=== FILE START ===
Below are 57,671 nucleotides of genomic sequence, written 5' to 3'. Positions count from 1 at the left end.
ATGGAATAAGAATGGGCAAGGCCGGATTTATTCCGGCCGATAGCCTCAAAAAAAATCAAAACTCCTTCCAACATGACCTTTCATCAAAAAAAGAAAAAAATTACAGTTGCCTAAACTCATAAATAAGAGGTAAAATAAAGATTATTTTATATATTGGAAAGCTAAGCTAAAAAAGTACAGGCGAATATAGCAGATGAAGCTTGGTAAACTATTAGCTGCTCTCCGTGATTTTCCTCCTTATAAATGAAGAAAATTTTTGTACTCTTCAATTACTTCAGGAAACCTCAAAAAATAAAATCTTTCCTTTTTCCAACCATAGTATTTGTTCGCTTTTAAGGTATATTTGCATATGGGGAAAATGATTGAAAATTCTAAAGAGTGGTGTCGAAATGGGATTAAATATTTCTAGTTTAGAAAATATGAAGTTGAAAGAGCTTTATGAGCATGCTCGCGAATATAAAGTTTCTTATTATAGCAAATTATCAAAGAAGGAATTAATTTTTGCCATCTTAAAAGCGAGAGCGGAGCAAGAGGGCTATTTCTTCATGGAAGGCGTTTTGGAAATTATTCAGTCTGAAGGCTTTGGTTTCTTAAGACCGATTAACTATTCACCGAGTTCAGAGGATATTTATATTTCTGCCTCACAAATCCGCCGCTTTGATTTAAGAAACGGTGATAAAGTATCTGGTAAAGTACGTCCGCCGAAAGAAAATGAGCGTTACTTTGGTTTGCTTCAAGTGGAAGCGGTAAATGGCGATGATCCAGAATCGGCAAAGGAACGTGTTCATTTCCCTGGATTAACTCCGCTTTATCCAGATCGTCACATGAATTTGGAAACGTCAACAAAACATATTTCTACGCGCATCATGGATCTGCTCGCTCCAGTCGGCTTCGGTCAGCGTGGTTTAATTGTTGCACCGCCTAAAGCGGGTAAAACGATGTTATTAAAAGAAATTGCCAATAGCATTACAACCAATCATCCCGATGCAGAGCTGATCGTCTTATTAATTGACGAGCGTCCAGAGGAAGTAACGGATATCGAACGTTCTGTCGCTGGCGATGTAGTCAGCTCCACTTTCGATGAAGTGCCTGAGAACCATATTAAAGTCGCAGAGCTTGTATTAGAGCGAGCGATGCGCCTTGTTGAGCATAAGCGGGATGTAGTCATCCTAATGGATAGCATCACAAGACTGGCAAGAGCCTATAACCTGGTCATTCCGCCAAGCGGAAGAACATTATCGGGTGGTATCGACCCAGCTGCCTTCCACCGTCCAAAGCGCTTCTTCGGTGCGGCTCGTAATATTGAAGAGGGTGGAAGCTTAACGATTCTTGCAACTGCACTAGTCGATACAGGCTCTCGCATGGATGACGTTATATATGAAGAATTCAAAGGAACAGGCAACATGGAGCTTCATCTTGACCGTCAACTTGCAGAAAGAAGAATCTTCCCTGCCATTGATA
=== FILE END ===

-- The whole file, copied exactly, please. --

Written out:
Below are 57,671 nucleotides of genomic sequence, written 5' to 3'. Positions count from 1 at the left end.
ATGGAATAAGAATGGGCAAGGCCGGATTTATTCCGGCCGATAGCCTCAAAAAAAATCAAAACTCCTTCCAACATGACCTTTCATCAAAAAAAGAAAAAAATTACAGTTGCCTAAACTCATAAATAAGAGGTAAAATAAAGATTATTTTATATATTGGAAAGCTAAGCTAAAAAAGTACAGGCGAATATAGCAGATGAAGCTTGGTAAACTATTAGCTGCTCTCCGTGATTTTCCTCCTTATAAATGAAGAAAATTTTTGTACTCTTCAATTACTTCAGGAAACCTCAAAAAATAAAATCTTTCCTTTTTCCAACCATAGTATTTGTTCGCTTTTAAGGTATATTTGCATATGGGGAAAATGATTGAAAATTCTAAAGAGTGGTGTCGAAATGGGATTAAATATTTCTAGTTTAGAAAATATGAAGTTGAAAGAGCTTTATGAGCATGCTCGCGAATATAAAGTTTCTTATTATAGCAAATTATCAAAGAAGGAATTAATTTTTGCCATCTTAAAAGCGAGAGCGGAGCAAGAGGGCTATTTCTTCATGGAAGGCGTTTTGGAAATTATTCAGTCTGAAGGCTTTGGTTTCTTAAGACCGATTAACTATTCACCGAGTTCAGAGGATATTTATATTTCTGCCTCACAAATCCGCCGCTTTGATTTAAGAAACGGTGATAAAGTATCTGGTAAAGTACGTCCGCCGAAAGAAAATGAGCGTTACTTTGGTTTGCTTCAAGTGGAAGCGGTAAATGGCGATGATCCAGAATCGGCAAAGGAACGTGTTCATTTCCCTGGATTAACTCCGCTTTATCCAGATCGTCACATGAATTTGGAAACGTCAACAAAACATATTTCTACGCGCATCATGGATCTGCTCGCTCCAGTCGGCTTCGGTCAGCGTGGTTTAATTGTTGCACCGCCTAAAGCGGGTAAAACGATGTTATTAAAAGAAATTGCCAATAGCATTACAACCAATCATCCCGATGCAGAGCTGATCGTCTTATTAATTGACGAGCGTCCAGAGGAAGTAACGGATATCGAACGTTCTGTCGCTGGCGATGTAGTCAGCTCCACTTTCGATGAAGTGCCTGAGAACCATATTAAAGTCGCAGAGCTTGTATTAGAGCGAGCGATGCGCCTTGTTGAGCATAAGCGGGATGTAGTCATCCTAATGGATAGCATCACAAGACTGGCAAGAGCCTATAACCTGGTCATTCCGCCAAGCGGAAGAACATTATCGGGTGGTATCGACCCAGCTGCCTTCCACCGTCCAAAGCGCTTCTTCGGTGCGGCTCGTAATATTGAAGAGGGTGGAAGCTTAACGATTCTTGCAACTGCACTAGTCGATACAGGCTCTCGCATGGATGACGTTATATATGAAGAATTCAAAGGAACAGGCAACATGGAGCTTCATCTTGACCGTCAACTTGCAGAAAGAAGAATCTTCCCTGCCATTGATA